My heart will keep drifting to Japan, to the immense city of Tokyo where I looked out of my hotel room and saw nothing but roofs stretching to the horizon. It drifts also to the tidy sweetness of the neighborhood of my first school visit, to the cooks in their hole-in-the-wall-places where we stopped to get food, helplessly laughing as we tried to communicate (mostly by pointing) what we thought might make a good thing to eat. It drifts to the blind man on the train who took my hand–and healed me right up, or so it felt, anyway.
The librarian at one of the schools where I spoke had dreamed of Japan ever since he was a young man growing up in a blue collar UK neighborhood. Indeed, he felt at home when he arrived. He married a Japanese woman and told me he planned to stay in Japan forever.
“Everything runs smoothly and is on time,” he said. “People whose job it is to serve the public are unfailingly efficient and polite.”
“That’s interesting,” I said, “because that’s my stereotype of the UK, the country you left.”
I saw a country where the community–the value of the glue that holds a group together–is honored and celebrated. Children, I was told, are taught not to bring shame on their families. They also, though, are taught to think about whether their actions will bring shame on their teachers and others who are investing in them. For an American, the difference is striking…the line drawn…where single lives begin and end and how people should think of themselves as individuals who owe their existence to a nurturing whole.
For a while, Tokyo was simply too big and overwhelming for me. But then I found the spots of serenity and beauty carefully tended in the midst of sleek modern places. I didn’t realize that cherry blossom blooming can’t be absolutely predicted and thus people plan their lives and trips to Japan around the cherry blossoms, only to be disappointed. We were lucky to find ourselves in the middle of the delicate feast.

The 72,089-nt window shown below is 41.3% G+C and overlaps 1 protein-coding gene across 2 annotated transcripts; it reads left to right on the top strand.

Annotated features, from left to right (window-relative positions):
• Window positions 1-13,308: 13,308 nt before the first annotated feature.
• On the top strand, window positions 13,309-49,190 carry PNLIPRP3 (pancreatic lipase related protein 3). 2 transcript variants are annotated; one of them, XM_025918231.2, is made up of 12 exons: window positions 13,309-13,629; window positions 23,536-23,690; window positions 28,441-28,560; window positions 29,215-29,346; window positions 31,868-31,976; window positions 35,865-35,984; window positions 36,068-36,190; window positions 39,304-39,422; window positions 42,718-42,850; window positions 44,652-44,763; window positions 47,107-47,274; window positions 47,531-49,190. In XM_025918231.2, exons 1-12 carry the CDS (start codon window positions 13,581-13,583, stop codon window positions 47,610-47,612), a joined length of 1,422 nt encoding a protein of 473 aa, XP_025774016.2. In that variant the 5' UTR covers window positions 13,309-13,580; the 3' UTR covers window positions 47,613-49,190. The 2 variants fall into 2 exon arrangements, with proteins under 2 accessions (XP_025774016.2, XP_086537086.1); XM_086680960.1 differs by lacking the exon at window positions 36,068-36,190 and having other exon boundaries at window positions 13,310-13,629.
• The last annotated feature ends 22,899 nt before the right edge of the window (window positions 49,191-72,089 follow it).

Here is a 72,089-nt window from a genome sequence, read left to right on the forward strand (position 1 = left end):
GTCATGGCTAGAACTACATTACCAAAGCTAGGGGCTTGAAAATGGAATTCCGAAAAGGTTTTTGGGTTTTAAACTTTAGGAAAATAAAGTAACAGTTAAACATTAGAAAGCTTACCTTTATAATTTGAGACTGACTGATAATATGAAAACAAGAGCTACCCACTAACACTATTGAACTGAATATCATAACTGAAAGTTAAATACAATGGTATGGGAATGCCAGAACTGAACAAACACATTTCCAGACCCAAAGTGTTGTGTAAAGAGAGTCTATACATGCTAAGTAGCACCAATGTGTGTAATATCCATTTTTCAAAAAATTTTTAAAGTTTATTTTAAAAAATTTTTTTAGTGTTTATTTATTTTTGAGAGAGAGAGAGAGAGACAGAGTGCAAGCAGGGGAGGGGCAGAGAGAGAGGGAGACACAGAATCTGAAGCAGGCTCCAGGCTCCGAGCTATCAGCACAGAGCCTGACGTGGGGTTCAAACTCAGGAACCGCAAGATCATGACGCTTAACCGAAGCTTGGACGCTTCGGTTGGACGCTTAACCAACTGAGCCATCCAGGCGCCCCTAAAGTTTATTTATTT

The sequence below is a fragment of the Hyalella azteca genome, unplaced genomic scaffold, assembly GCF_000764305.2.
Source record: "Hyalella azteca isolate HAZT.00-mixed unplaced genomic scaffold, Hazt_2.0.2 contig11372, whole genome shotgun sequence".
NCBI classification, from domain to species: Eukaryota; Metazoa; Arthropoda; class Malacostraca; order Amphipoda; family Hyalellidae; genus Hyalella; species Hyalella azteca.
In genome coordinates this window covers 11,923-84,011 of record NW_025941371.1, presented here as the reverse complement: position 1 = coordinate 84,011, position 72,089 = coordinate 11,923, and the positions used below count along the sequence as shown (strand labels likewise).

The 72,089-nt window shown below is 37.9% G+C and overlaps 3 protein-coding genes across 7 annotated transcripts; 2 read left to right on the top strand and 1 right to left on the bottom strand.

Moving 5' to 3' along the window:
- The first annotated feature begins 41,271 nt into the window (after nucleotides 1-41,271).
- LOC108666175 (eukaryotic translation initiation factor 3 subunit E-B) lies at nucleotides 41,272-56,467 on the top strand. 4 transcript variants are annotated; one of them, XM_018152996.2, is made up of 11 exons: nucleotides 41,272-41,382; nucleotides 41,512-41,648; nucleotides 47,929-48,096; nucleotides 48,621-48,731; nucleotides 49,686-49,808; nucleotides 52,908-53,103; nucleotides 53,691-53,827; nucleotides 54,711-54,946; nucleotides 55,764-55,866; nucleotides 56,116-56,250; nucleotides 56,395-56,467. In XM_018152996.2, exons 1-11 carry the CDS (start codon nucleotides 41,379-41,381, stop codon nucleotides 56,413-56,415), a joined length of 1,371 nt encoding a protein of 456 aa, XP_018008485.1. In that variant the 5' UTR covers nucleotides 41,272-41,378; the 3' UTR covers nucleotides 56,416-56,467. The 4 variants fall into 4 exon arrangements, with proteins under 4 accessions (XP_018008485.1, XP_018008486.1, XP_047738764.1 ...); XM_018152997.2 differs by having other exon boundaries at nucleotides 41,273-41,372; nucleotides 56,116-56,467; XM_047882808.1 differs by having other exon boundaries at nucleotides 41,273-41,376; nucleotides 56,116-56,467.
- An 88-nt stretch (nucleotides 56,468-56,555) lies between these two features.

What do we as humans do and feel when all the things we’ve counted on as solid tumble down around our heads?
How do fragile humans keep their balance and breath when everything is shaken?
The only word I have from watching Ethiopian society get shaken almost to pieces and survive…from going through a flood and eventually coming out the other side…is story.
I met writers in Japan, members of the Society of Children’s book Writers and Illustrators there. I met Ethiopians in Japan, including a family at this school where I spoke. I met this young reader who read a magazine article about Ethiopia Reads and saved her yen for a year because she wanted children in Ethiopia to have books and reading, as she does.
Now I’m comforted to think of the people who will be donating money to her–to her city, to her community. Sometimes, for shiny moments, we’re able to remember where the lines are truly drawn on this earth–that we are all fragile, clinging together on this pretty planet, as the song has it, spinning through space.
So many problems and frustrations are intractible, no matter how much money we pour into them. Other times, we humans can create a pot and collect up what we have…put in such a small amount and make a huge investment in creating the world we want to live in. I hope we’ll be able to hang on together for the swirling ride.